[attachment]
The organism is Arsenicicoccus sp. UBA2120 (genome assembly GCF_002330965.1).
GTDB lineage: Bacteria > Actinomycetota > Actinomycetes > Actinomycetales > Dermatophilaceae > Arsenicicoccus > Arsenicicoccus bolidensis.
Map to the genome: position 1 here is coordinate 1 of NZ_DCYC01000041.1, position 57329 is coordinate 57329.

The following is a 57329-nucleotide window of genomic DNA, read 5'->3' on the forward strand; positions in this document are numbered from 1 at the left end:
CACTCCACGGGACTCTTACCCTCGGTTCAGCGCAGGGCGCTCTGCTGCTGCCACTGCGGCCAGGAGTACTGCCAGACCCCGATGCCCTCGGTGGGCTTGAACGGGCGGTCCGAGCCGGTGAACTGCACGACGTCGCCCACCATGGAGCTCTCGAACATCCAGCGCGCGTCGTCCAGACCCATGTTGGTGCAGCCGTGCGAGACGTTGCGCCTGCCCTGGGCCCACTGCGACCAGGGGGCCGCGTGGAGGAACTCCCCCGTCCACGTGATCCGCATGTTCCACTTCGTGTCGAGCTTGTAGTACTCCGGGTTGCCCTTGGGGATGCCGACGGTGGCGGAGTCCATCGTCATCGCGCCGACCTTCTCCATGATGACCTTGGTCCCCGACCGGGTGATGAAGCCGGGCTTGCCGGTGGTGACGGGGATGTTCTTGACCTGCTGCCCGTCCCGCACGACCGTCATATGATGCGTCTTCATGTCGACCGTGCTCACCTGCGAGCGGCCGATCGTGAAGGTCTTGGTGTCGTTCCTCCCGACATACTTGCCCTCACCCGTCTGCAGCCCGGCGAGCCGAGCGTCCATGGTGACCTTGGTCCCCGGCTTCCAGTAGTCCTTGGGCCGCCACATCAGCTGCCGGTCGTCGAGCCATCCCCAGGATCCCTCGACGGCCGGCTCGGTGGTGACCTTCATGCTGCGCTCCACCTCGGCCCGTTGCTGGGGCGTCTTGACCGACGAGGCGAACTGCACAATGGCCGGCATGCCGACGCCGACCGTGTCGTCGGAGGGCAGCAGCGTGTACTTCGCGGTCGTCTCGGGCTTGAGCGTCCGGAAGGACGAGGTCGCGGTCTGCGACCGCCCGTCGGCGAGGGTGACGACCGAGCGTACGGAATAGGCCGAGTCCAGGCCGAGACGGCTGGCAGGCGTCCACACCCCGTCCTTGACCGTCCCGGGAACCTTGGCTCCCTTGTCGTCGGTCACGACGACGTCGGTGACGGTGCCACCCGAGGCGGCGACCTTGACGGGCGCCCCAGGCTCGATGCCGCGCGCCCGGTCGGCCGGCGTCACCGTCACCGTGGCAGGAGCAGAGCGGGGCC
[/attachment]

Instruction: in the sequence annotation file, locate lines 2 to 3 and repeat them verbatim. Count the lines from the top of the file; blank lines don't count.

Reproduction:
GTDB lineage: Bacteria > Actinomycetota > Actinomycetes > Actinomycetales > Dermatophilaceae > Arsenicicoccus > Arsenicicoccus bolidensis.
Map to the genome: position 1 here is coordinate 1 of NZ_DCYC01000041.1, position 57329 is coordinate 57329.